Practically every major Western theorist of note has a passage or two about “Peter” and “Paul.” Both Henri Bergson and Karl Marx enlist the services of Peter and Paul to exemplify the irreducibility of the virtual, non-liveable dimension of the “All.” Specifically, for Bergson, it is to demonstrate the shared “single time” of simultaneity. For Marx, it is to show the multiplicity of contemporary times shared by “humanity” – read antagonism or historicity. This talk introduces the so-called “multirealist” or “multinaturalist” turn in the contemporary anthropology by way of Bergson’s and Marx’s Peter and Paul. The talk concludes with a preparatory methodological note on the usefulness of the multirealist conceit of the non-liveable All for approaching North Korea, a society which conceives itself against the global multiculturalist consensus. (Song)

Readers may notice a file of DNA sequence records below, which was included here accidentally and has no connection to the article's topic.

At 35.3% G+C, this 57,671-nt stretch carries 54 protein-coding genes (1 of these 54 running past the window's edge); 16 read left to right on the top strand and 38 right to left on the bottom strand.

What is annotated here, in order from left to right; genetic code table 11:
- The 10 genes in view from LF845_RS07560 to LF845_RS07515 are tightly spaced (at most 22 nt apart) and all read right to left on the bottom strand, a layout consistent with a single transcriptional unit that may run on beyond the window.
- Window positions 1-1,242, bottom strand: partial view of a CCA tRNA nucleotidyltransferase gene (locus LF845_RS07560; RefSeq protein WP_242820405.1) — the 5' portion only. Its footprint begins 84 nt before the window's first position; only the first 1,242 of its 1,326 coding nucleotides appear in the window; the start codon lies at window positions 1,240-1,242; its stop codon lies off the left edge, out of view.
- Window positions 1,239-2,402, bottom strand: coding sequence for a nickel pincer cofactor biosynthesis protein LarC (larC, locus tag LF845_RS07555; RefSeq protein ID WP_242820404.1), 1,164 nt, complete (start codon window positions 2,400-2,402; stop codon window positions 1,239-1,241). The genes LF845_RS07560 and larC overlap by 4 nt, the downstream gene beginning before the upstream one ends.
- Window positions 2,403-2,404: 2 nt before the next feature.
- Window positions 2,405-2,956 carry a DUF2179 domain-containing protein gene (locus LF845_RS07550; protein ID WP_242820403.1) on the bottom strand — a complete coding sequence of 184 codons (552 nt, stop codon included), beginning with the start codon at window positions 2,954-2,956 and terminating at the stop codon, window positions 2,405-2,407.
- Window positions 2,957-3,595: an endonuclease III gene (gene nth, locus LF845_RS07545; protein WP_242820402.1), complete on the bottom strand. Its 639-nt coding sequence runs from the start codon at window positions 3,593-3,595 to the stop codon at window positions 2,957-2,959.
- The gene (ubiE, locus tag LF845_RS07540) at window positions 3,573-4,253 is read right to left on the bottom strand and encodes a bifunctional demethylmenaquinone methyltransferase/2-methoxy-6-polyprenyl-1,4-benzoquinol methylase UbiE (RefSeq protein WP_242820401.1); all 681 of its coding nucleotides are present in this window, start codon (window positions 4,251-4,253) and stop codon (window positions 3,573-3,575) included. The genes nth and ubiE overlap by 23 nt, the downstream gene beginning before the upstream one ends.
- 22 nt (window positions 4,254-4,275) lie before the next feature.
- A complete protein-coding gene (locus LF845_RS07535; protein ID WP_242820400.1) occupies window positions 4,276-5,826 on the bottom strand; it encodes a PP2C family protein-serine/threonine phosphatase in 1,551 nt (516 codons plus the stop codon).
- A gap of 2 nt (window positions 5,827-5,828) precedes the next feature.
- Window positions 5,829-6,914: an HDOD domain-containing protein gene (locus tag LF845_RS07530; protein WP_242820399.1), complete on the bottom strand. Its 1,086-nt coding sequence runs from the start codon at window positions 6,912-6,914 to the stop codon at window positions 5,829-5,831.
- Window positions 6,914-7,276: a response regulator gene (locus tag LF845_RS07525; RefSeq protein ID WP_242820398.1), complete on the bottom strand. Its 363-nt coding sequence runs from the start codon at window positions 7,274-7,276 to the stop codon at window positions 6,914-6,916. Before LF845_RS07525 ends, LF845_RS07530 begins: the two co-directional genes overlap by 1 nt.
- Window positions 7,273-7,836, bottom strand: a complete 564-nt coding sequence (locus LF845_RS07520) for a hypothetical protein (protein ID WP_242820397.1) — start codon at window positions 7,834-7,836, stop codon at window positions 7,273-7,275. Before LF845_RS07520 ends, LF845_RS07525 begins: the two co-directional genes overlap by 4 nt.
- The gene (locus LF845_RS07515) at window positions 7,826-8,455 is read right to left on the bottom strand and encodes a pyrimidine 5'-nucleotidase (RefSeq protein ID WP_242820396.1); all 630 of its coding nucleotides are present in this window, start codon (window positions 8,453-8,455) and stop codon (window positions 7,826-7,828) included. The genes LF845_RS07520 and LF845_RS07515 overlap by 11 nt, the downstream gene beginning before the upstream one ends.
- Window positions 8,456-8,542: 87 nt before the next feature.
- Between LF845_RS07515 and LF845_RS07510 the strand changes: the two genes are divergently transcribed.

Hoon Song teaches in the Department of Anthropology at University of Minnesota, Minneapolis. His work spans interests in psychoanalysis, animality and the materiality of (sovereign) power. His early work comparatively explores the issue of self-reflexivity in ethnography as well as in animal-human relations. Titled Pigeon Trouble: Bestiary Biopolitics in a Deindustrialized America, his earlier ethnography figures a group of Pennsylvania miners’ relation with pigeons in the contexts of their conspiracy theory and “whiteness,” all encountered through his own ornithophobia. His recent work explores the ontotheological/magical dimension of sovereign power in North Korea’s political philosophy, specifically in the representation of the leader and in the translation of Marxism.
Co-presented by the Department of Anthropology with the UC Berkeley – UCSF Joint Program in Medical Anthropology, the Townsend Center Working Group on Labor, Philosophy and Change, the Townsend Center Working Group on Anthropological Inquiry, and The Program in Critical Theory